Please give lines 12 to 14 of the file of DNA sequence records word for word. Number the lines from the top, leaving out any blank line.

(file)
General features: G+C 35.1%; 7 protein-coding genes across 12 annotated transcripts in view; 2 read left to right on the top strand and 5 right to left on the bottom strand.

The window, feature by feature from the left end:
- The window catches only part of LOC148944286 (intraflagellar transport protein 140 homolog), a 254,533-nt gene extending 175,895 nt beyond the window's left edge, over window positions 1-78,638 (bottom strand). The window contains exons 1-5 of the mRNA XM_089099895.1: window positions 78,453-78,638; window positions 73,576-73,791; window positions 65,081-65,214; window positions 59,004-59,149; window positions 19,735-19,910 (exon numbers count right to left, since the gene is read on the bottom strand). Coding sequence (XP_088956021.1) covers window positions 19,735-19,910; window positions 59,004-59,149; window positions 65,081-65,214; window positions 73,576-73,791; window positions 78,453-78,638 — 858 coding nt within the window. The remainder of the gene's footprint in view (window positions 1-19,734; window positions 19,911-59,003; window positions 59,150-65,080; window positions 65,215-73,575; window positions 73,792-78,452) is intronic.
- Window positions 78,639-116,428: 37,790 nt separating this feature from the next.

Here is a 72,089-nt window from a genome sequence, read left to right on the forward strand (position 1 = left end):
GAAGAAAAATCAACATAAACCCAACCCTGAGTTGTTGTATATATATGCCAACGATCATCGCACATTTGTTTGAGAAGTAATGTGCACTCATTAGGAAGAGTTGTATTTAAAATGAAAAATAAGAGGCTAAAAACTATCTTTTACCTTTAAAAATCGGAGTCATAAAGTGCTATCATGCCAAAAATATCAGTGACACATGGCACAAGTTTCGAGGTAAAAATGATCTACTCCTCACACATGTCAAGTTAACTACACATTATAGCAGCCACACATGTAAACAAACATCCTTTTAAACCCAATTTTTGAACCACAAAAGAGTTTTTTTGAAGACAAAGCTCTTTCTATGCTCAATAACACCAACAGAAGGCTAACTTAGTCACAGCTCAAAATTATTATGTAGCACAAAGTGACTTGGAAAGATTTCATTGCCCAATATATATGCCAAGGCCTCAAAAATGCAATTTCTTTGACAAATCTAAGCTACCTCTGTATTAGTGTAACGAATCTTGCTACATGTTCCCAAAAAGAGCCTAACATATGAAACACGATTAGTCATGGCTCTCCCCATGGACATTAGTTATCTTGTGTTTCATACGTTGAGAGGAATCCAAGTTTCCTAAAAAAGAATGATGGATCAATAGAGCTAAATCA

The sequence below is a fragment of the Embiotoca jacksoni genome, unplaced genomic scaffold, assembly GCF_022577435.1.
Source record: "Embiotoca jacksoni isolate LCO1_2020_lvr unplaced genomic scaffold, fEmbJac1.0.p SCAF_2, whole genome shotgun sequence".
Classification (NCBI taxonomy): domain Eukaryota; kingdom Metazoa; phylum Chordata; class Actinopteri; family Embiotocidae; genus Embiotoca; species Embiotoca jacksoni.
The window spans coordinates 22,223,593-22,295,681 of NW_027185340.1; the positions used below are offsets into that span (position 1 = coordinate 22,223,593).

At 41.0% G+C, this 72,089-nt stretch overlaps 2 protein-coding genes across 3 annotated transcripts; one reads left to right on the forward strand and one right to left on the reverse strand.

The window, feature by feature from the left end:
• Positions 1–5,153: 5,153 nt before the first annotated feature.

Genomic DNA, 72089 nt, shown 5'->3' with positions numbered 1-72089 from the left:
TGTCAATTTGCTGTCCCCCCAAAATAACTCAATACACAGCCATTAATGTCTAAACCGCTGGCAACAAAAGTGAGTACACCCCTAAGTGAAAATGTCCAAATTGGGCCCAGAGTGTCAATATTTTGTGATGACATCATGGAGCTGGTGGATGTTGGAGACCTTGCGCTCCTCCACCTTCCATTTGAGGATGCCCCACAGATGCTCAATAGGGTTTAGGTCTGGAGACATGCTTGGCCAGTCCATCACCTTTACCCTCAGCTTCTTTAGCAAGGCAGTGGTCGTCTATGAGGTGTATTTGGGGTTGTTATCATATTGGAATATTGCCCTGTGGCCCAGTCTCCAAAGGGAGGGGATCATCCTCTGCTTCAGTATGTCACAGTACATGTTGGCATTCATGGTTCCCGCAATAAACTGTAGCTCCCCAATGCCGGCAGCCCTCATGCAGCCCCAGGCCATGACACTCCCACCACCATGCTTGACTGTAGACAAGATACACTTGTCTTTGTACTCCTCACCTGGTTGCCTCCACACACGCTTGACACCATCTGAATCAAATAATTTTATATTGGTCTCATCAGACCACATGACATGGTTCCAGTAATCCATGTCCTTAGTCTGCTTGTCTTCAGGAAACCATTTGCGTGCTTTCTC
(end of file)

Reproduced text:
The window, feature by feature from the left end:
• Positions 1–5,153: 5,153 nt before the first annotated feature.

Genomic DNA, 72089 nt, shown 5'->3' with positions numbered 1-72089 from the left: